Unser Endurance Food im Training im Vergleich mit Energy Gels

Our Endurance Food in training in comparison to energy gels

Our savoury veggie puree differs from traditional sweet gels. Since it has a lower calorie density compared to gels with added sugars, it's important to consume it regularly to avoid falling into a calorie deficit. The body must process our veggie puree first to obtain energy from it, providing a continuous flow of energy for your endurance activity. We've ensured that we don't use hard-to-digest ingredients, and by mashing it, we've also made it easier for your body to digest.

The significant advantage is that your craving for a quick energy boost will decrease.

It's often the case that athletes don't take the gel until they realise their performance is declining. Due to the large amount of simple sugar, the body quickly regains energy, but this improvement is usually short-lived, until the next gel is needed. To avoid falling into a calorie deficit, you should start consuming it early during long trips, runs, or hikes.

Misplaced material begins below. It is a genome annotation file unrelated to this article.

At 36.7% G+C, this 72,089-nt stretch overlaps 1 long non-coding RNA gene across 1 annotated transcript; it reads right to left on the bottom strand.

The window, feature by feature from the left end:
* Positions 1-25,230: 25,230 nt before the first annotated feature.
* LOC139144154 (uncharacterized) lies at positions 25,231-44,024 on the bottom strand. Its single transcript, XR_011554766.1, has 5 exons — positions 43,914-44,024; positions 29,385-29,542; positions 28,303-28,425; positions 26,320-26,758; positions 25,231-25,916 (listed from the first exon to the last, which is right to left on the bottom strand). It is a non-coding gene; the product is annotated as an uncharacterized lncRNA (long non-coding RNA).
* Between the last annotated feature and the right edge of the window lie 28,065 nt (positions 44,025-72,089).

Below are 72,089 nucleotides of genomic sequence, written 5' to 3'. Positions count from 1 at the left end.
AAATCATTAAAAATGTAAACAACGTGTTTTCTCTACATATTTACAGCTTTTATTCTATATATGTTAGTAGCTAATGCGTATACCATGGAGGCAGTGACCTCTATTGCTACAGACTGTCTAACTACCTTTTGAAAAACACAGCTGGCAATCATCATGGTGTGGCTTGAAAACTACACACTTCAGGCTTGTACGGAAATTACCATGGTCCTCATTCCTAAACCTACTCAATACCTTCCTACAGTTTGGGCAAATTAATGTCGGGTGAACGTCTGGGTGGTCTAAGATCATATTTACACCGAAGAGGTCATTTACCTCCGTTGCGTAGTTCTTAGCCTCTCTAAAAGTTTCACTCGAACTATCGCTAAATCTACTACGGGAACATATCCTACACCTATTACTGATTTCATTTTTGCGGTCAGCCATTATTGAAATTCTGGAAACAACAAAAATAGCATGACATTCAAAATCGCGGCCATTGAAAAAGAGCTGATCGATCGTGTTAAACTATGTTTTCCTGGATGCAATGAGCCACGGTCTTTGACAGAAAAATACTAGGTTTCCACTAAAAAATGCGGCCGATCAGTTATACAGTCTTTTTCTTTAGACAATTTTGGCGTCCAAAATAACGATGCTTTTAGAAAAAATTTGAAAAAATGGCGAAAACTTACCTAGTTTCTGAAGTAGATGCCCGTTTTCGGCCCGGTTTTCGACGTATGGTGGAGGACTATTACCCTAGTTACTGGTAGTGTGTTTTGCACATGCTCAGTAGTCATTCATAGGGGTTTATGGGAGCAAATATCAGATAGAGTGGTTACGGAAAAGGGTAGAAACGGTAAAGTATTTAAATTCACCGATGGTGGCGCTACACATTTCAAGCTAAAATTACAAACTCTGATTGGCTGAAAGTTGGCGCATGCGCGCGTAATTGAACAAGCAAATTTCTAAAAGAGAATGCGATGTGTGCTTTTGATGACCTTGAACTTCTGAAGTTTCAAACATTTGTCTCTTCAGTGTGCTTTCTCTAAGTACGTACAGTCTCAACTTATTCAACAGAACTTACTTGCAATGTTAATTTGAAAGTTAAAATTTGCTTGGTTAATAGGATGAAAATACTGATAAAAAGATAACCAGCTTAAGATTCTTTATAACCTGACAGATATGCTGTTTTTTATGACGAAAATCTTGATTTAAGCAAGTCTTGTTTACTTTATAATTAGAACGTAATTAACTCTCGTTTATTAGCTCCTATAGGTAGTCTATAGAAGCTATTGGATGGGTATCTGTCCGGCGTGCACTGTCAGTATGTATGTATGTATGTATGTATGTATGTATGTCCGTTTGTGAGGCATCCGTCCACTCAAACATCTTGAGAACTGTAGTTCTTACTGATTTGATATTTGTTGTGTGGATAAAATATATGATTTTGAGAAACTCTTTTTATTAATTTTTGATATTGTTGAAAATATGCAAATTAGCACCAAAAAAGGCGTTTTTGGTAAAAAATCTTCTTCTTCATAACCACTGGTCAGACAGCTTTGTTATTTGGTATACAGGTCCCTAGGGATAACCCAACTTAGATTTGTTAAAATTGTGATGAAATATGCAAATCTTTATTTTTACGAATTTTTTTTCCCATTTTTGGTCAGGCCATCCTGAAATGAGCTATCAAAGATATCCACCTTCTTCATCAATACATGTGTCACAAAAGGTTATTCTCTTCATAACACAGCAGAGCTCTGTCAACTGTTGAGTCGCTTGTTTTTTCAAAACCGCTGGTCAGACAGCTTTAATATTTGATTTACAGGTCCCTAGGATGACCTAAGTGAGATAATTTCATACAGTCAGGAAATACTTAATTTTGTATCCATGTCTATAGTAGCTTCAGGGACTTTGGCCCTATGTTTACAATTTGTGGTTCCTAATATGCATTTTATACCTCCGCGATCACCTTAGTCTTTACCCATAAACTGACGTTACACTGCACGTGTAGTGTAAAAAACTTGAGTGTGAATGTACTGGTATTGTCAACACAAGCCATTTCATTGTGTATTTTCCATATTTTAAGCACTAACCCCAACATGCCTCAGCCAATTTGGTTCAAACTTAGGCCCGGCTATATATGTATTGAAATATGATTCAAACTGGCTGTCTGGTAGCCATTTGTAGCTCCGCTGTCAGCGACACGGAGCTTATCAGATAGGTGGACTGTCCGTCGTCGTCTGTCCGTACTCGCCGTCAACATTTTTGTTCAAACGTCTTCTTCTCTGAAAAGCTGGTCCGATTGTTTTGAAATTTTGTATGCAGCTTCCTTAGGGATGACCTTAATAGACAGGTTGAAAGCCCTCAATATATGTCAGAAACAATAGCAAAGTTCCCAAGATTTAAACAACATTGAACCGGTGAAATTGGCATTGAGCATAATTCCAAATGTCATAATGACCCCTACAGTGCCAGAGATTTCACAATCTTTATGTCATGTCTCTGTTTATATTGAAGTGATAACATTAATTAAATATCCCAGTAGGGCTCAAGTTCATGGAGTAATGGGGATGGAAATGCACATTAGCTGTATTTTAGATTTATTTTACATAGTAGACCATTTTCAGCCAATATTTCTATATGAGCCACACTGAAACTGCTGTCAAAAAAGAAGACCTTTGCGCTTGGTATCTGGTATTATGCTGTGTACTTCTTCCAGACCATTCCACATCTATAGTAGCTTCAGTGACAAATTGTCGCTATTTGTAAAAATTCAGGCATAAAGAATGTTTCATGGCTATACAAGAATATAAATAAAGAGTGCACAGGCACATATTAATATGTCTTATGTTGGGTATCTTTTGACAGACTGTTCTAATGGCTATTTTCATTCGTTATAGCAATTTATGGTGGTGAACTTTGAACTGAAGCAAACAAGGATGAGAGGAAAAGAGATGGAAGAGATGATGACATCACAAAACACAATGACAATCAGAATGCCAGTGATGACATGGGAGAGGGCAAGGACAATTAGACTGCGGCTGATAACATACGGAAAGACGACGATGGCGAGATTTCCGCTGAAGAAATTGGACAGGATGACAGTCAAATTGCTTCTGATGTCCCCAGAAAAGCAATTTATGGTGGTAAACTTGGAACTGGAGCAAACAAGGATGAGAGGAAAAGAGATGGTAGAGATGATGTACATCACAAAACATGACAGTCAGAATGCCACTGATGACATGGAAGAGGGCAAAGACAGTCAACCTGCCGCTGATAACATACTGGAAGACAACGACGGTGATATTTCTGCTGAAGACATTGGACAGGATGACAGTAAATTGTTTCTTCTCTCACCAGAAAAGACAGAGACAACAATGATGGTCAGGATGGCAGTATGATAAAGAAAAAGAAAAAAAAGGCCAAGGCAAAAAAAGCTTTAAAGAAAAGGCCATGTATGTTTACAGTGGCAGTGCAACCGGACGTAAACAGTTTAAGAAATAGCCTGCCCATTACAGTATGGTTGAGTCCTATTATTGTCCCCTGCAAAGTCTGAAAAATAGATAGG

My Fueling Strategy

If I've planned a long training run or gravel tour (lasting longer than 2 hours), I start eating in the first hour. Through numerous experiments and the experience gained, I've developed a strategy that works for me. Here's how it looks:

My goal is to consume between 150-250 kcal per hour. This doesn't fully compensate for the energy needed during running or cycling, as excessive intake may overwhelm your body.

After a certain amount of time on my feet, I can't recall when I last ate. So, I've developed a habit of eating at a quarter to the full hour to prevent energy crashes. This strategy has served me well during my ultras. Additionally, I drink an average of 500-800 ml per hour, with roughly equal parts of electrolytes and plain water. At aid stations, I also like to grab some loose, salty nuts. They provide even more calories, fat for satiation, and crucially, salt, which I need to replenish, especially during long sessions.

Your Fueling Strategy

My recommendation: test, test, test. Perhaps my strategy can serve as an initial guideline, and you can adapt it to suit your needs. However, everyone is different. It's important to determine how many calories you require, how much water you lose through sweat, and which foods are most digestible for your stomach. Practice this in your training sessions, and don't embark on a significant adventure without preparation; otherwise, you run the risk of it becoming a very short adventure, or of a different kind.

If you'd like to share your experiences with us, please feel free to write!

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